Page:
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Original Investigation
January 2018

Association of Salivary MicroRNA Changes With Prolonged Concussion Symptoms

Author Affiliations
  • 1Department of Pediatrics, Penn State College of Medicine, Pennsylvania State University, Hershey
  • 2Department of Emergency Medicine, Penn State College of Medicine, Pennsylvania State University, Hershey
JAMA Pediatr. 2018;172(1):65-73. doi:10.1001/jamapediatrics.2017.3884
Key Points

Question  Can salivary microRNA levels be used to identify prolonged concussion symptoms in children?

Findings  In this prospective cohort study of 52 children with mild traumatic brain injury, concentrations of 5 salivary microRNAs identified prolonged concussion symptoms with 85% accuracy and outperformed standard survey measures of symptom burden.

Meaning  Salivary microRNA levels may represent an accurate, objective, and easily collected measure of prolonged concussion symptom risk.

Abstract

Importance  Approximately one-third of children who experience a concussion develop prolonged concussion symptoms. To our knowledge, there are currently no objective or easily administered tests for predicting prolonged concussion symptoms. Several studies have identified alterations in epigenetic molecules known as microRNAs (miRNAs) following traumatic brain injury. No studies have examined whether miRNA expression can detect prolonged concussion symptoms.

Objective  To evaluate the efficacy of salivary miRNAs for identifying children with concussion who are at risk for prolonged symptoms.

Design, Setting, and Participants  This prospective cohort study at the Penn State Medical Center observed 52 patients aged 7 to 21 years presenting for evaluation of concussion within 14 days of initial head injury, with follow-up at 4 and 8 weeks.

Exposures  All patients had a clinical diagnosis of concussion.

Main Outcomes and Measures  Salivary miRNA expression was measured at the time of initial clinical presentation in all patients. Patients with a Sport Concussion Assessment Tool (SCAT3) symptom score of 5 or greater on self-report or parent report 4 weeks after injury were designated as having prolonged symptoms.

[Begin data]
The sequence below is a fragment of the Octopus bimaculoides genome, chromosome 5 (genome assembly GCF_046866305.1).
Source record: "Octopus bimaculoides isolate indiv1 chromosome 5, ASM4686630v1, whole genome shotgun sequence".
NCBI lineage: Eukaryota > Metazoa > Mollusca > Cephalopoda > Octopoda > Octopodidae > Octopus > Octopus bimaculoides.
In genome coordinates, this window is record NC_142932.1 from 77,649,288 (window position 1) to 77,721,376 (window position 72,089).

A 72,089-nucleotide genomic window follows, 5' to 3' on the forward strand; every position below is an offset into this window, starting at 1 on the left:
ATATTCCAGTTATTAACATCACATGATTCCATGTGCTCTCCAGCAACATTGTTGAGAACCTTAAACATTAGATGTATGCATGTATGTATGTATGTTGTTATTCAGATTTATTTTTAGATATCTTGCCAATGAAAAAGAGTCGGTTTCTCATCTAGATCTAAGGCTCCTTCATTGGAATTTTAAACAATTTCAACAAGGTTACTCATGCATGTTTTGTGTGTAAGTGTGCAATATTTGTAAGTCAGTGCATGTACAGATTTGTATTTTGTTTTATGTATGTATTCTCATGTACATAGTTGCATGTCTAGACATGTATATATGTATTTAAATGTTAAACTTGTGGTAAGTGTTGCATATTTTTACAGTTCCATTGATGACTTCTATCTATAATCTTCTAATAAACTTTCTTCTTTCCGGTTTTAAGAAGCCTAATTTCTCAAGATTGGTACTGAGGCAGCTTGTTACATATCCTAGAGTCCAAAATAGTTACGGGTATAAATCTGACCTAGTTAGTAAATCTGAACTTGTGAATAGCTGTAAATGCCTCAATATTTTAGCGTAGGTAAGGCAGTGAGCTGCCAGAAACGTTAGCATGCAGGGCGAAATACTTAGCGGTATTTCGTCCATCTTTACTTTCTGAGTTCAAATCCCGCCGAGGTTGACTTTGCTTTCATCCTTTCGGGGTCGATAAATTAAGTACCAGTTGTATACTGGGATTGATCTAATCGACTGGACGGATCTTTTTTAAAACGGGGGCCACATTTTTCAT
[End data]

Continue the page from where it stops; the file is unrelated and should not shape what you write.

Results  Of the 52 included participants, 22 (42%) were female, and the mean (SD) age was 14 (3) years. Participants were split into the prolonged symptom group (n = 30) and acute symptom group (n = 22). Concentrations of 15 salivary miRNAs spatially differentiated prolonged and acute symptom groups on partial least squares discriminant analysis and demonstrated functional relationships with neuronal regulatory pathways. Levels of 5 miRNAs (miR-320c-1, miR-133a-5p, miR-769-5p, let-7a-3p, and miR-1307-3p) accurately identified patients with prolonged symptoms on logistic regression (area under the curve, 0.856; 95% CI, 0.822-0.890). This accuracy exceeded accuracy of symptom burden on child (area under the curve, 0.649; 95% CI, 0.388-0.887) or parent (area under the curve, 0.562; 95% CI, 0.219-0.734) SCAT3 score. Levels of 3 miRNAs were associated with specific symptoms 4 weeks after injury; miR-320c-1 was associated with memory difficulty (R, 0.55; false detection rate, 0.02), miR-629 was associated with headaches (R, 0.47; false detection rate, 0.04), and let-7b-5p was associated with fatigue (R, 0.45; false detection rate, 0.04).

Conclusions and Relevance  Salivary miRNA levels may identify the duration and character of concussion symptoms. This could reduce parental anxiety and improve care by providing a tool for concussion management. Further validation of this approach is needed.

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